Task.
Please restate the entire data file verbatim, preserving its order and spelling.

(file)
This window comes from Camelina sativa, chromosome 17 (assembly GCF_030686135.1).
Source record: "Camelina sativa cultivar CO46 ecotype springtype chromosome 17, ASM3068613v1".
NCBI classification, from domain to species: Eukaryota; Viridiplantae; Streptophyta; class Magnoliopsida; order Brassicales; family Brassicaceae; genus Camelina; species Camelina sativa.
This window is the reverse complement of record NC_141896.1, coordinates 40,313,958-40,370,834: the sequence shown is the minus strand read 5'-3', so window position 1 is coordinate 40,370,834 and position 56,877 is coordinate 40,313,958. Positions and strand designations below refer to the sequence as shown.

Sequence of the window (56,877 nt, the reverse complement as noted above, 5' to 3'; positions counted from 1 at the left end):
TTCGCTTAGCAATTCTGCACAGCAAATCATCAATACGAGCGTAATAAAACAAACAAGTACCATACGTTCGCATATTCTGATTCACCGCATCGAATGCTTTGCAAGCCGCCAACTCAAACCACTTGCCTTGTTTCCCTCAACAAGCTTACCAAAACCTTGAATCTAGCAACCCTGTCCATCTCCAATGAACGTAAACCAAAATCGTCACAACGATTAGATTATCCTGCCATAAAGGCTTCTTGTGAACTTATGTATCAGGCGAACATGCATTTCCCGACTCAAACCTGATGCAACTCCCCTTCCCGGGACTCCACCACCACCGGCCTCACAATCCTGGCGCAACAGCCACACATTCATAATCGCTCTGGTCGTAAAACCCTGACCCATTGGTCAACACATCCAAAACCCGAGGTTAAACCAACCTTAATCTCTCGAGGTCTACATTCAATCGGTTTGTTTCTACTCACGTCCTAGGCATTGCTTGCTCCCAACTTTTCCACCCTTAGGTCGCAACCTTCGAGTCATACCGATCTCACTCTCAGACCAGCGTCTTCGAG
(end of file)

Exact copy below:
This window comes from Camelina sativa, chromosome 17 (assembly GCF_030686135.1).
Source record: "Camelina sativa cultivar CO46 ecotype springtype chromosome 17, ASM3068613v1".
NCBI classification, from domain to species: Eukaryota; Viridiplantae; Streptophyta; class Magnoliopsida; order Brassicales; family Brassicaceae; genus Camelina; species Camelina sativa.
This window is the reverse complement of record NC_141896.1, coordinates 40,313,958-40,370,834: the sequence shown is the minus strand read 5'-3', so window position 1 is coordinate 40,370,834 and position 56,877 is coordinate 40,313,958. Positions and strand designations below refer to the sequence as shown.

Sequence of the window (56,877 nt, the reverse complement as noted above, 5' to 3'; positions counted from 1 at the left end):
TTCGCTTAGCAATTCTGCACAGCAAATCATCAATACGAGCGTAATAAAACAAACAAGTACCATACGTTCGCATATTCTGATTCACCGCATCGAATGCTTTGCAAGCCGCCAACTCAAACCACTTGCCTTGTTTCCCTCAACAAGCTTACCAAAACCTTGAATCTAGCAACCCTGTCCATCTCCAATGAACGTAAACCAAAATCGTCACAACGATTAGATTATCCTGCCATAAAGGCTTCTTGTGAACTTATGTATCAGGCGAACATGCATTTCCCGACTCAAACCTGATGCAACTCCCCTTCCCGGGACTCCACCACCACCGGCCTCACAATCCTGGCGCAACAGCCACACATTCATAATCGCTCTGGTCGTAAAACCCTGACCCATTGGTCAACACATCCAAAACCCGAGGTTAAACCAACCTTAATCTCTCGAGGTCTACATTCAATCGGTTTGTTTCTACTCACGTCCTAGGCATTGCTTGCTCCCAACTTTTCCACCCTTAGGTCGCAACCTTCGAGTCATACCGATCTCACTCTCAGACCAGCGTCTTCGAG